In 1994, France was already pursuing the MOX fuel option as part of a larger, controversial strategy of separating and recycling plutonium from its spent uranium-based nuclear fuel. It initially separated plutonium for weapons, and then for demonstration breeder reactors. After becoming the global expert in this technology, France's government-owned nuclear services company, now called Areva, built a reprocessing plant to separate plutonium from the spent fuel of other countries. However, Areva's main foreign customers have not renewed their contracts, and the national electricity utility is becoming increasingly restive about having to support a domestic MOX programme that is making France's own power more expensive. According to a 2000 estimate, recycling plutonium from spent fuel adds about US$750 million each year to the cost of electric power generation in France, in comparison with the cost of using fresh uranium fuel and disposing the waste in a geological repository4.

Japan has pursued a similar strategy of reprocessing spent fuel and using it in MOX, largely to put off a politically difficult decision about where to site a nuclear waste repository. It built its own costly reprocessing plant for domestic fuel — designed mostly by Areva — but escalating costs and delays prevented completion by more than a decade. The plant separated about 4 tonnes of plutonium in 2006–08, but was forced to shut down because of a malfunction. An attempted restart in January this year resulted in the same malfunction. Construction is scheduled to start this spring on a MOX fuel fabrication plant but, following the Fukushima accident in March 2011, Japan's entire nuclear programme is being reviewed.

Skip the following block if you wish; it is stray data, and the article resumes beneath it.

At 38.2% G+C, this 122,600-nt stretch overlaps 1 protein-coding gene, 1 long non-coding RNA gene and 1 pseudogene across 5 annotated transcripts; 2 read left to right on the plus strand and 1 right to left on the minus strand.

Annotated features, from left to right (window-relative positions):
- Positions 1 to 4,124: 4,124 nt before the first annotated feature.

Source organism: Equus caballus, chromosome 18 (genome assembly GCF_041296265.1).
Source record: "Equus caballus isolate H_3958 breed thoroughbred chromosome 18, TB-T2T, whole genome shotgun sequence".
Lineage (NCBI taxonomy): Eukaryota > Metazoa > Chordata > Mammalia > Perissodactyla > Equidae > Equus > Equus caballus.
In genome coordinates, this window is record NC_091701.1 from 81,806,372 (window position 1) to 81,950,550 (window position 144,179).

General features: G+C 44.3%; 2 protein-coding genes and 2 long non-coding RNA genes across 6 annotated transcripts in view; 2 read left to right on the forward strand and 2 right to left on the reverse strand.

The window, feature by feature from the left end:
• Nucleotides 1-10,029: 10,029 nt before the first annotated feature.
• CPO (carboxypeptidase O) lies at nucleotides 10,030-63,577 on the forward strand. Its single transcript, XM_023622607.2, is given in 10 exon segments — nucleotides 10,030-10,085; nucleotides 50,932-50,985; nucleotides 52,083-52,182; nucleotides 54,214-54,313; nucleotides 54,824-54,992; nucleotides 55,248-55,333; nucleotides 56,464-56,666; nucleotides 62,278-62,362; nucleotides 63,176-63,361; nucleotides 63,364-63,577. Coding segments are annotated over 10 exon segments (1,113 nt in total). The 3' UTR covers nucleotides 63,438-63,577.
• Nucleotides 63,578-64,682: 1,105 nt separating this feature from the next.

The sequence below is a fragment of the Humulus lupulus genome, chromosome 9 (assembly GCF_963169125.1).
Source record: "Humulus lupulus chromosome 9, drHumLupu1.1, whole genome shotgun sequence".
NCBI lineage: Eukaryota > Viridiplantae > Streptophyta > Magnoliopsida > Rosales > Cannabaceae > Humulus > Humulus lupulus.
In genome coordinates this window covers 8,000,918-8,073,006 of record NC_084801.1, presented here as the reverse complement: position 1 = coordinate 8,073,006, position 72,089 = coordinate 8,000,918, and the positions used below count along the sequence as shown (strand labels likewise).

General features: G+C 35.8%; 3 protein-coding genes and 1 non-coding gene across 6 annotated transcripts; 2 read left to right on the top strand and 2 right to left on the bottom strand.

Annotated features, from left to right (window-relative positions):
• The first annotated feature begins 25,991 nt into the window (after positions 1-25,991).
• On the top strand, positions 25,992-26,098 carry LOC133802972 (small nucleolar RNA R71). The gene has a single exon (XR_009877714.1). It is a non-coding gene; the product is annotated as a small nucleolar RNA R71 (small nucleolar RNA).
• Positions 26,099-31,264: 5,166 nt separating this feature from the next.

Britain's Nuclear Decommissioning Authority is now completing contracts to separate plutonium from UK spent reactor fuel. By 2018, when the two UK reprocessing plants are expected to have fulfilled their contracts, they will have increased the country's stock of separated plutonium to more than 100 tonnes. In December 2011, the UK Department of Energy and Climate Change tentatively concluded that the best option for disposing of this plutonium would be to buy a new MOX fuel fabrication plant.

Learning from history

Previous attempts to produce MOX in Britain have seen poor results. A fabrication plant at the Sellafield reprocessing site in Cumbria opened in 2001, initially to deal with plutonium separated for Japan. But because of design flaws and difficulties in achieving the exact manufacturing standards of MOX fuel, the plant operated at only 1% of its design capacity in its first ten years. In August 2011, after expenditures of £1.4 billion (US$2.3 billion), it was shut down.